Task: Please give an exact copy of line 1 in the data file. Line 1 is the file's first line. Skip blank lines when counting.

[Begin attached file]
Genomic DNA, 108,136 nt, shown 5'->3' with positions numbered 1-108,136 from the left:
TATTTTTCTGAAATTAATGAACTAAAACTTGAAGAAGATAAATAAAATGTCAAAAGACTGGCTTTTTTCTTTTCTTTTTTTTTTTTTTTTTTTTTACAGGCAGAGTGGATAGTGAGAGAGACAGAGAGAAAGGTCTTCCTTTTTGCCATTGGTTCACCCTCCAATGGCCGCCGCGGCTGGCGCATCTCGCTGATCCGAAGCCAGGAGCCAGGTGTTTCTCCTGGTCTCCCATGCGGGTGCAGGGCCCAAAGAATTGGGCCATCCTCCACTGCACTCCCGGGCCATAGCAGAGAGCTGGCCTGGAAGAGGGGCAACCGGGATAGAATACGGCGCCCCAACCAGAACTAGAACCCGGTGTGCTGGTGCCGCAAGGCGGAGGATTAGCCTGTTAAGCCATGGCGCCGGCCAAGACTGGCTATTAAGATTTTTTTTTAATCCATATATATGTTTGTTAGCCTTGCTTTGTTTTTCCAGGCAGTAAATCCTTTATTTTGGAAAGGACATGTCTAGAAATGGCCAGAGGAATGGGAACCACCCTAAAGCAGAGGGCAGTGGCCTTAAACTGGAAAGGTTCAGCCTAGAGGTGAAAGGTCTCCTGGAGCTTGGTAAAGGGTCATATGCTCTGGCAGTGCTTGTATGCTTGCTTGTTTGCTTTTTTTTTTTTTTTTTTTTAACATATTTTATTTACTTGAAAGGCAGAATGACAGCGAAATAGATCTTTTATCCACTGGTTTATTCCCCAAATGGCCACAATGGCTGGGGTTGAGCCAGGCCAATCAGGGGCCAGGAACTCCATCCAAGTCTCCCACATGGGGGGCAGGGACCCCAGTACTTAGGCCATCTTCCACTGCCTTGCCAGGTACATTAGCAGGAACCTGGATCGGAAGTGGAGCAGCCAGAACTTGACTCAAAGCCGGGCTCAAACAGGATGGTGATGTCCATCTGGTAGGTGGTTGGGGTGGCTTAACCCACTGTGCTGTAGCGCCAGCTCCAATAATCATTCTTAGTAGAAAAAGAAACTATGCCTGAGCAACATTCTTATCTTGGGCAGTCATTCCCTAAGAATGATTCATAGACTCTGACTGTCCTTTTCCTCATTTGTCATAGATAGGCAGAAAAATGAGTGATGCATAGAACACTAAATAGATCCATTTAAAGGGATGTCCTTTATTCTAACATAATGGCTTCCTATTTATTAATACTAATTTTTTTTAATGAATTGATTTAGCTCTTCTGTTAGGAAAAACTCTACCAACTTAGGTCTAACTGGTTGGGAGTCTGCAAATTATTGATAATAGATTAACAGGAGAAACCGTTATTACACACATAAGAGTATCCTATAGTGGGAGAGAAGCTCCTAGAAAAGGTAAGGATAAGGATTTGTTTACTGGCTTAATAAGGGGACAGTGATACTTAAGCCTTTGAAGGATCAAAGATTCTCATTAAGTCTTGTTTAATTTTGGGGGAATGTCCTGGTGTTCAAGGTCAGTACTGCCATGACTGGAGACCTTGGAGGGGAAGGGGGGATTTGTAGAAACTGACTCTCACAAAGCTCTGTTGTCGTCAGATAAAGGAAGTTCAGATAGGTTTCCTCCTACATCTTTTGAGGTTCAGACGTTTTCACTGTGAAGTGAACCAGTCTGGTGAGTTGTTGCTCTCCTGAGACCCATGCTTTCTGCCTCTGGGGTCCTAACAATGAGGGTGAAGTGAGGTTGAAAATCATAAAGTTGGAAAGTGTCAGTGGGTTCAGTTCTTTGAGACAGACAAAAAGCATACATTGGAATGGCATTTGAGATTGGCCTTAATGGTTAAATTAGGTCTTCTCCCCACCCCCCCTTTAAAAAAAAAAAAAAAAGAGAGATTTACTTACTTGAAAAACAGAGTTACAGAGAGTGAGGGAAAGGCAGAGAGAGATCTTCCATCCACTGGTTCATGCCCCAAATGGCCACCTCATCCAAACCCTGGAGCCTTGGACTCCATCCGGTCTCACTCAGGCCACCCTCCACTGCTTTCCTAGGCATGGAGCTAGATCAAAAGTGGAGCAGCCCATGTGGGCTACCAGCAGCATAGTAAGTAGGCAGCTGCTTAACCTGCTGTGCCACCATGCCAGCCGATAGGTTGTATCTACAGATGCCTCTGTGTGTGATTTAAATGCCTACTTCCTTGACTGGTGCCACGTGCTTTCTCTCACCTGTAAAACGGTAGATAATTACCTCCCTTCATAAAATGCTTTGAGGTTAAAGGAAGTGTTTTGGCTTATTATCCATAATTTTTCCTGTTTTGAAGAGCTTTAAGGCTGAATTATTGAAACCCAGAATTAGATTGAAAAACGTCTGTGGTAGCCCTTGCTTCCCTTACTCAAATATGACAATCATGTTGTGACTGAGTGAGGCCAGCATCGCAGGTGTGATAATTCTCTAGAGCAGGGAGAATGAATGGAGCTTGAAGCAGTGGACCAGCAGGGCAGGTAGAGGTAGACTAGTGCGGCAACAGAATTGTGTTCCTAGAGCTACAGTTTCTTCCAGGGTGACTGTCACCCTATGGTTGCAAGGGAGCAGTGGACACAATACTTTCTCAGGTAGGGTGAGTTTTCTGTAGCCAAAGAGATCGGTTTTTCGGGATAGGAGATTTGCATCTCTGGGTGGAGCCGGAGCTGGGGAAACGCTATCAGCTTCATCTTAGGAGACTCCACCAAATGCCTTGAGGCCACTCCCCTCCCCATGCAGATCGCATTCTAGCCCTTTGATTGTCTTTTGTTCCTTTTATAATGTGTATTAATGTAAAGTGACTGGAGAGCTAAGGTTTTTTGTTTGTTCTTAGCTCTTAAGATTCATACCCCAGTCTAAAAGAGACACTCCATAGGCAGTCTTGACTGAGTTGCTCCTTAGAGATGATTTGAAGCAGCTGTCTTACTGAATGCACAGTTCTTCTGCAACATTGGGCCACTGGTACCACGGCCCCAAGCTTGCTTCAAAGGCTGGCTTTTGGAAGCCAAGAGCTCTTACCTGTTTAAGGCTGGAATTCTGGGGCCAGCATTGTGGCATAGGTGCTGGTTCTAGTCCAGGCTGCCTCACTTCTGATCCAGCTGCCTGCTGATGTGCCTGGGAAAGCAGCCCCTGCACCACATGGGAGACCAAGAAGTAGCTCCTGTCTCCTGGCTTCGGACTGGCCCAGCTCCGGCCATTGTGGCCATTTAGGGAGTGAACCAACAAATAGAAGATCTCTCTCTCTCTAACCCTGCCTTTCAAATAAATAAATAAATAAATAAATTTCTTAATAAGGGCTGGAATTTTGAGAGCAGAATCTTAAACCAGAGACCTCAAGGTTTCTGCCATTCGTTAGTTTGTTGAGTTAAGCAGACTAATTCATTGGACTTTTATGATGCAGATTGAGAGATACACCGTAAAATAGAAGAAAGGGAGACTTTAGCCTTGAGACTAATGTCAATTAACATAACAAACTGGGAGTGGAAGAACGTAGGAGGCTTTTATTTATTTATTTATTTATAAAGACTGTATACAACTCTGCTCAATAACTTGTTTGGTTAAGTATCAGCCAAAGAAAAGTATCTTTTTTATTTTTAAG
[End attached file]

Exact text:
Genomic DNA, 108,136 nt, shown 5'->3' with positions numbered 1-108,136 from the left: